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  1. 1

    Moving toward a less consumptive economy.

    Renner M

    In: State of the world, 2004. A Worldwatch Institute report on progress toward a sustainable society [by] Brian Halweil, Lisa Mastny, Erik Assadourian, Christopher Flavin, Hilary French. New York, New York, W. W. Norton, 2004. 96-119.

    In 1895, traveling salesman King Camp Gillette came up with the idea of disposable razor blades--a product consumers would have to keep coming back for again and again. Sales soon soared, reaching more than 70 million by 1915, and today Gillette his a company with $10 billion annual turnover. What started out as one business- man's high-profit vehicle for ensuring an endless stream of sales became a widely embraced concept of great endurance-- planned obsolescence. Fast-forward to the present: in mid-2003, the Walt Disney company announced that it would soon test-market a new DVD that is intended to replace rental video discs and cassettes and that stops working after a short, pre-set time. Opening the DVD's airtight package kicks off a chemical countdown that renders the disc unusable after a mere 48 hours. The sophisticated technologies involved may be strictly from the twenty-first century, but the underlying philosophy hews to that time-honored concept pioneered by Gillette and his contemporaries. (excerpt)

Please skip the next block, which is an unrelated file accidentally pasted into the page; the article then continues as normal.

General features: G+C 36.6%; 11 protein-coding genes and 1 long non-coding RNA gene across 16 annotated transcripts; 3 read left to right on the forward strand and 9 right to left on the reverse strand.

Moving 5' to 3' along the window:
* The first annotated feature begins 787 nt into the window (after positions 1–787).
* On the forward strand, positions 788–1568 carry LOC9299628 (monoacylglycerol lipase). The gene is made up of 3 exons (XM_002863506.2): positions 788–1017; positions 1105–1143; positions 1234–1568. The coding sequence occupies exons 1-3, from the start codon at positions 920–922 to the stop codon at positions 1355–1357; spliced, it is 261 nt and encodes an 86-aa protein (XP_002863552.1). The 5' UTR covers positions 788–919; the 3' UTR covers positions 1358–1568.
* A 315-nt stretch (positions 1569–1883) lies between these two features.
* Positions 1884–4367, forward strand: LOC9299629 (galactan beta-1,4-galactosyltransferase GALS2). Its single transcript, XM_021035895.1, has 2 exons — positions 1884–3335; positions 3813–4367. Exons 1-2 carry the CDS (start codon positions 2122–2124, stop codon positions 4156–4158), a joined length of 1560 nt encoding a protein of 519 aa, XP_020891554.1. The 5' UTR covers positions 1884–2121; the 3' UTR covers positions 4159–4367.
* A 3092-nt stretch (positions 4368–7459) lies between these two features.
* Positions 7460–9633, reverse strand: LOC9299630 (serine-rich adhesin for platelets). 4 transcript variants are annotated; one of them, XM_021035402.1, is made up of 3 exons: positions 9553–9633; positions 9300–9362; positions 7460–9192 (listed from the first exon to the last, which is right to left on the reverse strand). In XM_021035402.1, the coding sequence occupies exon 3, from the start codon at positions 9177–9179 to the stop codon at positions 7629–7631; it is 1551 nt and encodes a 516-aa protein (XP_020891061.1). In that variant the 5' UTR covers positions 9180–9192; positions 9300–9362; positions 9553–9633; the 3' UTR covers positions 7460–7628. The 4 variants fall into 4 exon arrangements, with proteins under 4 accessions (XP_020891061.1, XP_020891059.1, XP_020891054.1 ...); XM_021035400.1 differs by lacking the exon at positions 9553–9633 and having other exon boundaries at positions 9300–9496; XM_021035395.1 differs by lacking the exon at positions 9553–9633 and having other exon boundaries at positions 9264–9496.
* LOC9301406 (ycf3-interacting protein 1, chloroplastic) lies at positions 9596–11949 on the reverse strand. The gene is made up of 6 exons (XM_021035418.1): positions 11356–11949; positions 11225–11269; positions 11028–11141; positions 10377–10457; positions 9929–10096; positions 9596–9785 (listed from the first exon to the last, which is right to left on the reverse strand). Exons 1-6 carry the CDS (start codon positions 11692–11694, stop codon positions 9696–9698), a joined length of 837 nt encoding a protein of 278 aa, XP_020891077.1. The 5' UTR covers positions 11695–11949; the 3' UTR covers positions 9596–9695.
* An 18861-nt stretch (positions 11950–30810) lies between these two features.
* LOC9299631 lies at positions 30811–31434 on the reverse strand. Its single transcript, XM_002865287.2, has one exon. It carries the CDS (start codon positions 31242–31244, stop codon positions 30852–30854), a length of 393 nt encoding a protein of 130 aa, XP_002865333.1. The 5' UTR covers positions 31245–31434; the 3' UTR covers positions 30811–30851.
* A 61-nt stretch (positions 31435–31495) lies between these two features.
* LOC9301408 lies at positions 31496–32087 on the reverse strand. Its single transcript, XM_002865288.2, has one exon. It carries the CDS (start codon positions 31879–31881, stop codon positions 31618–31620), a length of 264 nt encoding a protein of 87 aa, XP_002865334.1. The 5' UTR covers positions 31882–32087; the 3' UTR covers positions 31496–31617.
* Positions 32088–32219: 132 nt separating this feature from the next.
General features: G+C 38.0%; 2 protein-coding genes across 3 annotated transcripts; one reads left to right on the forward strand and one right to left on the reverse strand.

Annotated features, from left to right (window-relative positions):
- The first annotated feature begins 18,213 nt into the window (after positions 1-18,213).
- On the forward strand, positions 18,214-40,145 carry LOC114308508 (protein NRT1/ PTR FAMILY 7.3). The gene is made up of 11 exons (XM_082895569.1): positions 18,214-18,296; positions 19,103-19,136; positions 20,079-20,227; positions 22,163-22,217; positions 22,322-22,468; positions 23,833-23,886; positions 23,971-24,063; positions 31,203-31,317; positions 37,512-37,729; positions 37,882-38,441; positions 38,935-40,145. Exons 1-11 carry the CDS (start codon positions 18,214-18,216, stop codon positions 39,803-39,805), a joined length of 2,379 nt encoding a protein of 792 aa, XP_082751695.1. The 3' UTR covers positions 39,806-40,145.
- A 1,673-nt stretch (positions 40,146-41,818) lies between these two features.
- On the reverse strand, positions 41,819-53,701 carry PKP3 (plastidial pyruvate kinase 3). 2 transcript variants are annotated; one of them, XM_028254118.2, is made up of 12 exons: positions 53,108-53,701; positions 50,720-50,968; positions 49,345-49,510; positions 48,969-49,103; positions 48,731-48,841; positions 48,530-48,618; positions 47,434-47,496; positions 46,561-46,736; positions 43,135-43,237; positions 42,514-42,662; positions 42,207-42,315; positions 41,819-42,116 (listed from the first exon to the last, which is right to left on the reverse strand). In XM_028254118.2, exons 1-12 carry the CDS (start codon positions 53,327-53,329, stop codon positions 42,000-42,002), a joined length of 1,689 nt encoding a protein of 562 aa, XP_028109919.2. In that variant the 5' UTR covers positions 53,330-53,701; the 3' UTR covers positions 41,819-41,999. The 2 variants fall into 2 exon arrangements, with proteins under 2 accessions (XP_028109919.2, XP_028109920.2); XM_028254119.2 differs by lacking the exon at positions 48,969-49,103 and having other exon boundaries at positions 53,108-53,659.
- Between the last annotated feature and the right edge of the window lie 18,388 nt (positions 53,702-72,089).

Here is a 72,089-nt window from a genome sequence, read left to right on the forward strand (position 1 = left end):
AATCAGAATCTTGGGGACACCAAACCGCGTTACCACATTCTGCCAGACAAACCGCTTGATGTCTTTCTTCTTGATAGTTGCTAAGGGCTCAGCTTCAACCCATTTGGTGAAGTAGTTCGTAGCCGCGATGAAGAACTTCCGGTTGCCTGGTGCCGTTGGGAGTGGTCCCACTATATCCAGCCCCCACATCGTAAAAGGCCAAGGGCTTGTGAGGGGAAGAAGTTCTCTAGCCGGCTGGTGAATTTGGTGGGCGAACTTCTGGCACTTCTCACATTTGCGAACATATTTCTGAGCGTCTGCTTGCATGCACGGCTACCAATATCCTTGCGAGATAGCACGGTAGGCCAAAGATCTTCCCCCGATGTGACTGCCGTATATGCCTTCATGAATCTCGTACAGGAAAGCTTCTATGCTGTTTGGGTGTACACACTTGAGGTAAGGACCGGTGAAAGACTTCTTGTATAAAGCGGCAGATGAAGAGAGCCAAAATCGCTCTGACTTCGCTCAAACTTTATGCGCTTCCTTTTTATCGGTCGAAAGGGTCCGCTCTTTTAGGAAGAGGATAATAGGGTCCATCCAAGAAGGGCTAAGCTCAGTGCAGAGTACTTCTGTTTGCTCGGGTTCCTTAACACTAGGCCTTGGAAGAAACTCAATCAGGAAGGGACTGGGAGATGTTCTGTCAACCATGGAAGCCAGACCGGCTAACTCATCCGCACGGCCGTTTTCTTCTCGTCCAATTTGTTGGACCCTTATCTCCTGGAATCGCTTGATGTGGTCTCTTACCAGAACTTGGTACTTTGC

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  2. 2

    Global population and water: access and sustainability.

    Leete R; Donnay F; Kersemaekers S; Schoch M; Shah M

    New York, New York, United Nations Population Fund [UNFPA], 2003 Mar. xiii, 57 p. (Population and Development Strategies No. 6; E/1000/2003)

    UNFPA fully supports multi-sectoral policies and population and development programmes designed to achieve the Millennium Development Goals (MDGs). Such policies and programmes need to take into account the linkages that exist between the different goals and the critical intervening role of population factors and reproductive health. Progressing towards the MDG targets, eradicating poverty and achieving sustainable development is dependent on making progress towards the International Conference on Population and Development (ICPD) goal of achieving universal access to reproductive health services. Population growth and dynamics are often associated with environmental degradation in terms of encroachment of fragile ecosystems, rapid and unplanned urbanization, as well as water and food insecurity. Population pressures tend to be highest in countries least able to absorb large increments of people, threatening sustainable development and resulting in deterioration in the quality of life. (excerpt)
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  3. 3

    Beyond Malthus: sixteen dimensions of the population problem.

    Brown LR; Gardner G; Halweil B

    Washington, D.C., Worldwatch Institute, 1998 Sep. 89 p. (Worldwatch Paper No. 143)

    This study looks at 16 dimensions or effects of population growth in order to gain a better perspective on how future population trends are likely to affect the human prospect. The evidence gathered here indicates that the rapid population growth prevailing in a majority of the world's countries is not going to continue much longer. Either countries will get their act together, shifting quickly to smaller families, or death rates will rise from one or more [stresses such as AIDS, ethnic conflicts, or water shortages]. The sixteen topics are grain production, fresh water, biodiversity, climate change, oceanic fish catch, jobs, cropland, forests, housing, energy, urbanization, natural recreation areas, education, waste, meat production, and income. (EXCERPT)
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